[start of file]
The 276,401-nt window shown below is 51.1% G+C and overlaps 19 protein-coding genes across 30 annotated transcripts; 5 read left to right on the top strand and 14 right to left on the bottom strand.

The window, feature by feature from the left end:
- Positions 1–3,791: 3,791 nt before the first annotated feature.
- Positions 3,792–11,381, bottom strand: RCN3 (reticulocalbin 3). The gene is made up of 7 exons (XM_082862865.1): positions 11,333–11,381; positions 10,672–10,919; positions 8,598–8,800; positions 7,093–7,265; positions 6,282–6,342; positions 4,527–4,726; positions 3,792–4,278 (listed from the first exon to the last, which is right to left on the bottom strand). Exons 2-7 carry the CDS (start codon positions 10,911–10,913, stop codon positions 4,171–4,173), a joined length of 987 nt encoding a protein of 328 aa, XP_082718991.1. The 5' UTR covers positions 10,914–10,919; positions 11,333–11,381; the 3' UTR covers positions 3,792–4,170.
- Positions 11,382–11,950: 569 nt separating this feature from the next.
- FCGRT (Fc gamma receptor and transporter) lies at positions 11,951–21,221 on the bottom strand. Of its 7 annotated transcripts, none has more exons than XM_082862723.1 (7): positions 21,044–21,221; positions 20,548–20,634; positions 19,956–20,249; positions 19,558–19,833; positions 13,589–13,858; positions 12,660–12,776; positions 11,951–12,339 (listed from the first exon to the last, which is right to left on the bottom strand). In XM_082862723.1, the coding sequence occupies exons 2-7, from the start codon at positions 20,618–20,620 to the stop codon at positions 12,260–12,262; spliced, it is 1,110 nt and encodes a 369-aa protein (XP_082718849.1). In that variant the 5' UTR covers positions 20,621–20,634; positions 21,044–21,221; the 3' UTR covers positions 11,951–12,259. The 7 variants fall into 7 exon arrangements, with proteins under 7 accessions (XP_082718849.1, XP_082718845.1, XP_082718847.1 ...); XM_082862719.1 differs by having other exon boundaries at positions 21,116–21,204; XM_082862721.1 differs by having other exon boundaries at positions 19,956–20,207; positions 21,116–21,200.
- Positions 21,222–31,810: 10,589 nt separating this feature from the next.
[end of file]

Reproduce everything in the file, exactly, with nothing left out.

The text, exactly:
The 276,401-nt window shown below is 51.1% G+C and overlaps 19 protein-coding genes across 30 annotated transcripts; 5 read left to right on the top strand and 14 right to left on the bottom strand.

The window, feature by feature from the left end:
- Positions 1–3,791: 3,791 nt before the first annotated feature.
- Positions 3,792–11,381, bottom strand: RCN3 (reticulocalbin 3). The gene is made up of 7 exons (XM_082862865.1): positions 11,333–11,381; positions 10,672–10,919; positions 8,598–8,800; positions 7,093–7,265; positions 6,282–6,342; positions 4,527–4,726; positions 3,792–4,278 (listed from the first exon to the last, which is right to left on the bottom strand). Exons 2-7 carry the CDS (start codon positions 10,911–10,913, stop codon positions 4,171–4,173), a joined length of 987 nt encoding a protein of 328 aa, XP_082718991.1. The 5' UTR covers positions 10,914–10,919; positions 11,333–11,381; the 3' UTR covers positions 3,792–4,170.
- Positions 11,382–11,950: 569 nt separating this feature from the next.
- FCGRT (Fc gamma receptor and transporter) lies at positions 11,951–21,221 on the bottom strand. Of its 7 annotated transcripts, none has more exons than XM_082862723.1 (7): positions 21,044–21,221; positions 20,548–20,634; positions 19,956–20,249; positions 19,558–19,833; positions 13,589–13,858; positions 12,660–12,776; positions 11,951–12,339 (listed from the first exon to the last, which is right to left on the bottom strand). In XM_082862723.1, the coding sequence occupies exons 2-7, from the start codon at positions 20,618–20,620 to the stop codon at positions 12,260–12,262; spliced, it is 1,110 nt and encodes a 369-aa protein (XP_082718849.1). In that variant the 5' UTR covers positions 20,621–20,634; positions 21,044–21,221; the 3' UTR covers positions 11,951–12,259. The 7 variants fall into 7 exon arrangements, with proteins under 7 accessions (XP_082718849.1, XP_082718845.1, XP_082718847.1 ...); XM_082862719.1 differs by having other exon boundaries at positions 21,116–21,204; XM_082862721.1 differs by having other exon boundaries at positions 19,956–20,207; positions 21,116–21,200.
- Positions 21,222–31,810: 10,589 nt separating this feature from the next.